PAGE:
Several of you, most notably David Palmeter, have raised questions to which I need to respond. The questions all concern matters that Marx discusses at length in Capital and which I have discussed in my books and articles, but I am afraid that in an effort to limit the length of this multipart essay I skipped over issues that I mistakenly assumed would be clear to the readers of this blog.
David Palmeter raises two different questions which require different answers. First of all, he asks what Marx has to say about labor that is not manual labor of the hammer – on – nail sort. Second, he asks about the labor of management performed by the owner of the company. Let me discuss each of these in turn.
Of course it is the case, as Marx and every other political economist was aware, that some of the labor required for the production of commodities was labor of design, planning, organization, of record-keeping, and so forth. Marx’s analysis applies exactly as directly to the office of an insurance company managing claims and keeping records, to a high-tech digital firm designing state-of-the-art iPhones, to for-profit hospitals, and to trucking companies as it does to companies that produce commodities on production lines dominated by relentlessly moving conveyor belts (think Lucille Ball making candies). The examples Marx gives in Capital are drawn from the Parliamentary Factory Inspectors Reports, which deal mostly with the factory production that dominated the English economy in the first three or four decades of the 19th century, but everything in what he says can be more broadly applied.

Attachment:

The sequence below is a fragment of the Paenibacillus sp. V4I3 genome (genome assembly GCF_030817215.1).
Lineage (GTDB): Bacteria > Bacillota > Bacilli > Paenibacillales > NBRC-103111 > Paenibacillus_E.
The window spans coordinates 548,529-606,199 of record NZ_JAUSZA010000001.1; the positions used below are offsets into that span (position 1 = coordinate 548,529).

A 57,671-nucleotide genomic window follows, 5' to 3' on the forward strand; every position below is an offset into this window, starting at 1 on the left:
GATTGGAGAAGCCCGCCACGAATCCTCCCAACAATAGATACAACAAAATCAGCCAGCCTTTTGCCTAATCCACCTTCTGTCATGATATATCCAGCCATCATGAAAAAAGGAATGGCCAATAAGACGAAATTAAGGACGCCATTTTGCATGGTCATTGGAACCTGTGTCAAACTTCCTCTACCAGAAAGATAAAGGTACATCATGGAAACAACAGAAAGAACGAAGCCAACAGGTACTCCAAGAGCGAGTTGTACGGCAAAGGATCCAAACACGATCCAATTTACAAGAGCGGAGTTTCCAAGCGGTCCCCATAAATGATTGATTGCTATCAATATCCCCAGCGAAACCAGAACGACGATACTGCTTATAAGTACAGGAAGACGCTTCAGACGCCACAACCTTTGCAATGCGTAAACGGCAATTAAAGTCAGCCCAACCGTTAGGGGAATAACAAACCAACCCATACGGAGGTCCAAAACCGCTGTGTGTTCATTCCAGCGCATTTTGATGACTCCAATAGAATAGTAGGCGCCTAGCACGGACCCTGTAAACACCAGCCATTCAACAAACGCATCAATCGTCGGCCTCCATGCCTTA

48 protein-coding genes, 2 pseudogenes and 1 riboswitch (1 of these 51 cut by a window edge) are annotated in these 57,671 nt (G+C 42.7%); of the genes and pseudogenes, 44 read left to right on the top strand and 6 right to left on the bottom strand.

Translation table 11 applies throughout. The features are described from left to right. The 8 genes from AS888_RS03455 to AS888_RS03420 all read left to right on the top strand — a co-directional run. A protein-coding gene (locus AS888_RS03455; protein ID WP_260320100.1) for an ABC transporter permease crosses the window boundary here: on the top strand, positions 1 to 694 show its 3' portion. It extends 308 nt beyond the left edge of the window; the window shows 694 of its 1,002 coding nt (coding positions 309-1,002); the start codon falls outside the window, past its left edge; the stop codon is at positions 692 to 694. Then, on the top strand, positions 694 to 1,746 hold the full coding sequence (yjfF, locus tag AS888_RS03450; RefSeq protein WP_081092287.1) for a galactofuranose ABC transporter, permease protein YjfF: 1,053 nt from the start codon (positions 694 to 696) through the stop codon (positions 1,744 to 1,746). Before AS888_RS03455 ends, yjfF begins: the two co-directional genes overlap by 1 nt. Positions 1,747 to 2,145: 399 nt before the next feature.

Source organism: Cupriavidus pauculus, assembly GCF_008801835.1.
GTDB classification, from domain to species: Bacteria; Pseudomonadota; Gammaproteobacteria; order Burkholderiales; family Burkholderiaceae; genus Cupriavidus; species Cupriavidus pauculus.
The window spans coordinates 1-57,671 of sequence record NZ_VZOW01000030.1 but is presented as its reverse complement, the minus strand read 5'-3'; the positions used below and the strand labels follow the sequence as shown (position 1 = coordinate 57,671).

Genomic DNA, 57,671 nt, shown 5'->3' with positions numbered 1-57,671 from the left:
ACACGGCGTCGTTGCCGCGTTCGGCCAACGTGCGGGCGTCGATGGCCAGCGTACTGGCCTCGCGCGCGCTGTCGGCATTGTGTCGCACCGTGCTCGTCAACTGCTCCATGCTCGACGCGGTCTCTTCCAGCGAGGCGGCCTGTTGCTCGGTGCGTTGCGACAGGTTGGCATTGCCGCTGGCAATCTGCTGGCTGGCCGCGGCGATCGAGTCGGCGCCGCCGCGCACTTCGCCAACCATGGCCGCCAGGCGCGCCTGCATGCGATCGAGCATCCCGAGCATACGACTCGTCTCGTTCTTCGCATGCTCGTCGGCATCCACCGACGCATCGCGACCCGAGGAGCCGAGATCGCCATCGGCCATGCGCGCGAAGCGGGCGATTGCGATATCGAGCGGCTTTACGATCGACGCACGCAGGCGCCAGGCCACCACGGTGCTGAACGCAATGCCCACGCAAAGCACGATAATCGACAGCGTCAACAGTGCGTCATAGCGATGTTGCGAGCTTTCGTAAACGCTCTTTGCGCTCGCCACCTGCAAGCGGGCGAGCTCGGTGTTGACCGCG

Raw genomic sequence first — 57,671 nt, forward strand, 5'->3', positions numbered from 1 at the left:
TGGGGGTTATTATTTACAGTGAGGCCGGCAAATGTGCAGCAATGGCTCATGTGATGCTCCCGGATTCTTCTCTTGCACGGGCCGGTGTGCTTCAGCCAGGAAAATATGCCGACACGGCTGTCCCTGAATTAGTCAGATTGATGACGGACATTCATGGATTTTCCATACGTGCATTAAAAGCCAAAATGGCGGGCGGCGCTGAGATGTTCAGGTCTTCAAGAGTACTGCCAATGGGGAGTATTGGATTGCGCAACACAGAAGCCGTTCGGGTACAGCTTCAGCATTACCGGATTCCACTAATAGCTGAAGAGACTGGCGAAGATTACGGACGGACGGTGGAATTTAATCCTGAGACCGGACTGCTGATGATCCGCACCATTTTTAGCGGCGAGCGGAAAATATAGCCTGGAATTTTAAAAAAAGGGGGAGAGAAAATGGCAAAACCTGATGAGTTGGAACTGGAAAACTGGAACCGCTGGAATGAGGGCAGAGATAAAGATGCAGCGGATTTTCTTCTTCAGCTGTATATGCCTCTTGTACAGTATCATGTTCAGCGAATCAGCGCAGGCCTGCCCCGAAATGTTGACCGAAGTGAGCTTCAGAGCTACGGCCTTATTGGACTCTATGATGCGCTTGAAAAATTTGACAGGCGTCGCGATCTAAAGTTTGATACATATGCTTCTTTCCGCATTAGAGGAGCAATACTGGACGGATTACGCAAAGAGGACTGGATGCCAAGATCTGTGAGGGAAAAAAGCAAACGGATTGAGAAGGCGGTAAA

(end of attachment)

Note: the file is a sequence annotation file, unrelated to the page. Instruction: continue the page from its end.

There is one major shortcoming in Marx's discussion of capitalism that is in fact quite important, but I have chosen not to go into it here in the interest of brevity. Writing in 1860s England, Marx was convinced that he was seeing the progressive deskilling of the traditional crafts in the transformation of the working class into a mass of semiskilled factory workers. Marx failed to foresee that capitalism would develop a steeply pyramidal working class structure in which the employees of companies would be making anywhere from starvation wages to salaries that supported a lavish lifestyle. I have talked about this and other problems with Marx’s analysis in my essay “The Future of Socialism,” which you can find that box.net by following the link at the top of this blog.
The second question David asks concerns the compensation to the owners of the companies for the extremely valuable labor of oversight or management that they provide. This too is a question that Marx considers with some deliciously mocking remarks in the early chapters of Capital. This is a much more important issue because it touches on one of the most important ways in which modern capitalism successfully mystifies itself and misrepresents itself to even sophisticated onlookers.